Without light there would be no life on earth. Light is the reason why fields appear green and the sky blue. It makes the stars shine in the sky at night and illuminates processes which cannot be seen by the naked eye.
It may well be the many different forms that explain why it has been a source of great fascination to people down through the ages. Right up until modern times, it was largely unclear what exactly light consisted of. In the 17th century, Isaac Newton endeavored to attribute light propagation to the movement of small particles. Almost 200 years later, Briton George Bidell Airy discovered why stars look blurred when observed through a telescope – confirming the then commonly-held view that light behaves like a wave. Only a part of the infinitely long light wave which a star emanates is captured by the diameter or aperture of the optical system, which is why the objects in the image plane appear blurred. Since then, most phenomena observed have been accounted for using the wave nature of light. However, not all of them can be explained in this way. Therefore, Albert Einstein again postulated in 1905 that light consists of particles called photons. They are indivisible and may only be generated and absorbed in their entirety.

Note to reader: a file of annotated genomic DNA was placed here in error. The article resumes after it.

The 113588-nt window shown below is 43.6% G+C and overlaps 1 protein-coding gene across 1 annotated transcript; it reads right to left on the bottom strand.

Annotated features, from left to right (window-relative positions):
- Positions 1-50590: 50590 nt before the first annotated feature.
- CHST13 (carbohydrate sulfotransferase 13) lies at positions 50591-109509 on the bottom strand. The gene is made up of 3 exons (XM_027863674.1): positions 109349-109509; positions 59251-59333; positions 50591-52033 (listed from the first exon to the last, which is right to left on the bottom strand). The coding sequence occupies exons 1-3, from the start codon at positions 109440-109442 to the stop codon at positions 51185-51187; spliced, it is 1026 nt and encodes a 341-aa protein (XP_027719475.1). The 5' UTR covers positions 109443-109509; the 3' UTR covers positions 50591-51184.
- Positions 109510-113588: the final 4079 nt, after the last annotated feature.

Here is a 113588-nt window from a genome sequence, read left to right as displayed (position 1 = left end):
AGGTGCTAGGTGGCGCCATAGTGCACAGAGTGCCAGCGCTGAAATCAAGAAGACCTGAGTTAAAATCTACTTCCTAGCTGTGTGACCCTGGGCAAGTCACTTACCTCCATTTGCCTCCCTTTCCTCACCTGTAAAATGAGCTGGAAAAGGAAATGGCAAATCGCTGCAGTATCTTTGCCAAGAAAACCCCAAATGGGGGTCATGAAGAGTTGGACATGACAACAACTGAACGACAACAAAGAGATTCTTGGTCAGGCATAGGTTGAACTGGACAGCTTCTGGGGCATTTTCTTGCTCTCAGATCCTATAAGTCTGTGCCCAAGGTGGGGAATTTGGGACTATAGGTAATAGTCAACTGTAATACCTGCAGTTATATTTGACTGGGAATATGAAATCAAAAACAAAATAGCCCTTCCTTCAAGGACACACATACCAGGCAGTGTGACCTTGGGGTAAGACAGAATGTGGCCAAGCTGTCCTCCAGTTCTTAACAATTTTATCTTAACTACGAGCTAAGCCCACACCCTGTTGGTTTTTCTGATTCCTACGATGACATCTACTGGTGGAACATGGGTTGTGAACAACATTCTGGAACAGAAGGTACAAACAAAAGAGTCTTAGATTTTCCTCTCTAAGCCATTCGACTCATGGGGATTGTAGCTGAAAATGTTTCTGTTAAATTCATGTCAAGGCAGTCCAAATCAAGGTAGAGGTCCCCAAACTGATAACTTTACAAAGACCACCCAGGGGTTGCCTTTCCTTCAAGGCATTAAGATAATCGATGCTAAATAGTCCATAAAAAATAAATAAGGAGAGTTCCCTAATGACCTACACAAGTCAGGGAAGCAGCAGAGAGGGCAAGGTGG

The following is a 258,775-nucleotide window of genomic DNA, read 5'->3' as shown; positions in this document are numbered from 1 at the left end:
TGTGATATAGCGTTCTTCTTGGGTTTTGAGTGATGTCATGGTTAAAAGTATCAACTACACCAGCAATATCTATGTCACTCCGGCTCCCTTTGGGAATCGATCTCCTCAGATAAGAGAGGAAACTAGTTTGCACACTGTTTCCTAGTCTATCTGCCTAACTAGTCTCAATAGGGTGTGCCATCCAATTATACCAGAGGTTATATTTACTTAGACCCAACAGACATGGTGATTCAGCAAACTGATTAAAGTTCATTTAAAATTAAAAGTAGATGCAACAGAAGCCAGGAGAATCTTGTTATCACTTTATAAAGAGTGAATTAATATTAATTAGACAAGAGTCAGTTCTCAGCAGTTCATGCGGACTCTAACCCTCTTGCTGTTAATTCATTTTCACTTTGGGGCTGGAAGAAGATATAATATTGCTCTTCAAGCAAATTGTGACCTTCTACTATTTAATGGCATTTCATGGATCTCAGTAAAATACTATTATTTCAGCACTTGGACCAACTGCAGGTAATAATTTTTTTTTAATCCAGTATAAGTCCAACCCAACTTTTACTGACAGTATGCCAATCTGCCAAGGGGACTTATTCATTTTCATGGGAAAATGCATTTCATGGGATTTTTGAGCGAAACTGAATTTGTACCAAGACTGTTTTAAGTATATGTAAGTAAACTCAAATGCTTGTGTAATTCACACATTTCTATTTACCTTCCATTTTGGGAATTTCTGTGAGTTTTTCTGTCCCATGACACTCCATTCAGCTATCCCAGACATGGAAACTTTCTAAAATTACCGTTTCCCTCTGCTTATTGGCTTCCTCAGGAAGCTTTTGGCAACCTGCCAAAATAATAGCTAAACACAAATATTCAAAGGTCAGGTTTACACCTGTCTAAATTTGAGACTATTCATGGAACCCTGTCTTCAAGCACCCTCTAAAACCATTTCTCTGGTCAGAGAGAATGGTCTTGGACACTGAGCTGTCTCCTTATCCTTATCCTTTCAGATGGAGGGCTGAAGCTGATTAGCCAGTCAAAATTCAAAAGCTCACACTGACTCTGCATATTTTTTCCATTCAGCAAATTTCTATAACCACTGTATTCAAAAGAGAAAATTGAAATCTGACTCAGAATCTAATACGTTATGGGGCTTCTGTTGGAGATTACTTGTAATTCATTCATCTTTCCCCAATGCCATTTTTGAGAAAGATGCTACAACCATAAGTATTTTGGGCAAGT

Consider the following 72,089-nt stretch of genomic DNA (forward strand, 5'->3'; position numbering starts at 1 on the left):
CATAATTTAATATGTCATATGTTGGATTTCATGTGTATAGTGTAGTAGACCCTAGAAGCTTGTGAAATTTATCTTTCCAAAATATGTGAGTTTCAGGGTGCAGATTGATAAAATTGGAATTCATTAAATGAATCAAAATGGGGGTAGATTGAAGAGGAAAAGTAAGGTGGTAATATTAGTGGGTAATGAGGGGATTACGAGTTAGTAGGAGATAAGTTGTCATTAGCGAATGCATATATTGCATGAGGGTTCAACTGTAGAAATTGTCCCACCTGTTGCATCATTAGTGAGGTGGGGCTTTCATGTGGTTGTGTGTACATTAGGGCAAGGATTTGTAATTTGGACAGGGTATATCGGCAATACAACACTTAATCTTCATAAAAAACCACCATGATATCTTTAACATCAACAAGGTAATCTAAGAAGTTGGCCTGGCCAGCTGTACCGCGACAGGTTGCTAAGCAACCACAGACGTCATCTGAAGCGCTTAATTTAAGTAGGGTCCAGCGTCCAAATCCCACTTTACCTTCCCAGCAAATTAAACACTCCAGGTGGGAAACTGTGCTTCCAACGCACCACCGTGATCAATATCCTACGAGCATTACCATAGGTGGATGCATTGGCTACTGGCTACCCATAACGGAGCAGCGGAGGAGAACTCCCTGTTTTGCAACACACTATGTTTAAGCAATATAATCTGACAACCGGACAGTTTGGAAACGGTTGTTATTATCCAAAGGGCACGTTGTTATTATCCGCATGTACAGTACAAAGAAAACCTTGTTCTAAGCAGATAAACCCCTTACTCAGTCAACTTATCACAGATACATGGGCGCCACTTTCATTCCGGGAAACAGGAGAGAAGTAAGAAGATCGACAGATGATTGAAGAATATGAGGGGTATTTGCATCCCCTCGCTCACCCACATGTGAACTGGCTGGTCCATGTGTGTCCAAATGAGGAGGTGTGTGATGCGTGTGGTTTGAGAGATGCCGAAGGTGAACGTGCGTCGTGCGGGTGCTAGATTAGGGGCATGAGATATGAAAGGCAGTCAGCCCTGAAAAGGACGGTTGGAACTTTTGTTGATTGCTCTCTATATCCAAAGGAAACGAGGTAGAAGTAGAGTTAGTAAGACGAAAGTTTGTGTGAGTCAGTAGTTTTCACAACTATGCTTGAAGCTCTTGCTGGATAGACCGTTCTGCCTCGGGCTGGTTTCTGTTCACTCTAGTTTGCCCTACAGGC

Only two complementary theories could resolve such an obvious contradiction: Light must be both wave and particle in one. Quantum mechanics offers a ready-made, simple concept to address this conundrum. Light comes to earth as a particle, lives as a wave and finally dies as a particle. This means that light is “born” when light sources emit photons. It then “lives” as a wave and is diffracted at the aperture of the lens. The light is finally converted into electric signals on the detector or in the eye. Only individual photons are detected. Light then “dies” in particle form.
All optical systems are subject to these laws of physics – but normally it is not very noticeable because in most cases, many photons are detected. However, if there are few photons, individual light points – which arrive scattered in different places on the detector – are indeed seen. Only in this scattered pattern of the individual photons can the wave-optical diffraction image be recognized.
Similarly, in microscopy, the light of a fluorescence molecule is diffracted at the microscope aperture. It can emit around 50,000 photons before it finally “expires.” We must therefore make do with very few photons and we can recognize both aspects of light.
May 16, 2012